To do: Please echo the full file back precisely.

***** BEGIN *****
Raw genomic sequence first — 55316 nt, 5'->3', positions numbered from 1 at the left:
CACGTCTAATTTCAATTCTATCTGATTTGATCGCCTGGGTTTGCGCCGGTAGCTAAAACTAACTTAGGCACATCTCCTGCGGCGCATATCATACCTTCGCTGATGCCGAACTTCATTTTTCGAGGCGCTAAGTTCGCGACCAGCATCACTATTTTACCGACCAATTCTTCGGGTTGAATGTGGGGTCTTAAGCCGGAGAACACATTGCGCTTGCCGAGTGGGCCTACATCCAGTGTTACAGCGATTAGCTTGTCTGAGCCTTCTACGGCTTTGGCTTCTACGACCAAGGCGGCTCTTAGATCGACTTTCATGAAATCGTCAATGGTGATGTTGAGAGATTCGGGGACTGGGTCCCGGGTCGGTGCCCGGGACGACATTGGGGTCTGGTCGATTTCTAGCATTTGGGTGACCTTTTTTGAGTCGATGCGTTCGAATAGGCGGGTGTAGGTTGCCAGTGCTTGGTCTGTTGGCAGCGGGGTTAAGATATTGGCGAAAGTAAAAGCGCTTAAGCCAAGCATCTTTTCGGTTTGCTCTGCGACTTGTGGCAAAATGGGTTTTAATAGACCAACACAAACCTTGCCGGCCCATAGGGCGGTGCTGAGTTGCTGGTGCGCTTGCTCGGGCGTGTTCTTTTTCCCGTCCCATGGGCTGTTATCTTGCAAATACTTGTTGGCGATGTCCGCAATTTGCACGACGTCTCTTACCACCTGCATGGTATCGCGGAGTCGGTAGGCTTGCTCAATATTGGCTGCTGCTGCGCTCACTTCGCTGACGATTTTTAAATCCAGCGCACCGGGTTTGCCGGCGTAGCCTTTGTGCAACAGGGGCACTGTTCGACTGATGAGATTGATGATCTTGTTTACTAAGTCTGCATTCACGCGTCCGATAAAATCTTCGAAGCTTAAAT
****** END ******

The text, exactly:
Raw genomic sequence first — 55316 nt, 5'->3', positions numbered from 1 at the left:
CACGTCTAATTTCAATTCTATCTGATTTGATCGCCTGGGTTTGCGCCGGTAGCTAAAACTAACTTAGGCACATCTCCTGCGGCGCATATCATACCTTCGCTGATGCCGAACTTCATTTTTCGAGGCGCTAAGTTCGCGACCAGCATCACTATTTTACCGACCAATTCTTCGGGTTGAATGTGGGGTCTTAAGCCGGAGAACACATTGCGCTTGCCGAGTGGGCCTACATCCAGTGTTACAGCGATTAGCTTGTCTGAGCCTTCTACGGCTTTGGCTTCTACGACCAAGGCGGCTCTTAGATCGACTTTCATGAAATCGTCAATGGTGATGTTGAGAGATTCGGGGACTGGGTCCCGGGTCGGTGCCCGGGACGACATTGGGGTCTGGTCGATTTCTAGCATTTGGGTGACCTTTTTTGAGTCGATGCGTTCGAATAGGCGGGTGTAGGTTGCCAGTGCTTGGTCTGTTGGCAGCGGGGTTAAGATATTGGCGAAAGTAAAAGCGCTTAAGCCAAGCATCTTTTCGGTTTGCTCTGCGACTTGTGGCAAAATGGGTTTTAATAGACCAACACAAACCTTGCCGGCCCATAGGGCGGTGCTGAGTTGCTGGTGCGCTTGCTCGGGCGTGTTCTTTTTCCCGTCCCATGGGCTGTTATCTTGCAAATACTTGTTGGCGATGTCCGCAATTTGCACGACGTCTCTTACCACCTGCATGGTATCGCGGAGTCGGTAGGCTTGCTCAATATTGGCTGCTGCTGCGCTCACTTCGCTGACGATTTTTAAATCCAGCGCACCGGGTTTGCCGGCGTAGCCTTTGTGCAACAGGGGCACTGTTCGACTGATGAGATTGATGATCTTGTTTACTAAGTCTGCATTCACGCGTCCGATAAAATCTTCGAAGCTTAAAT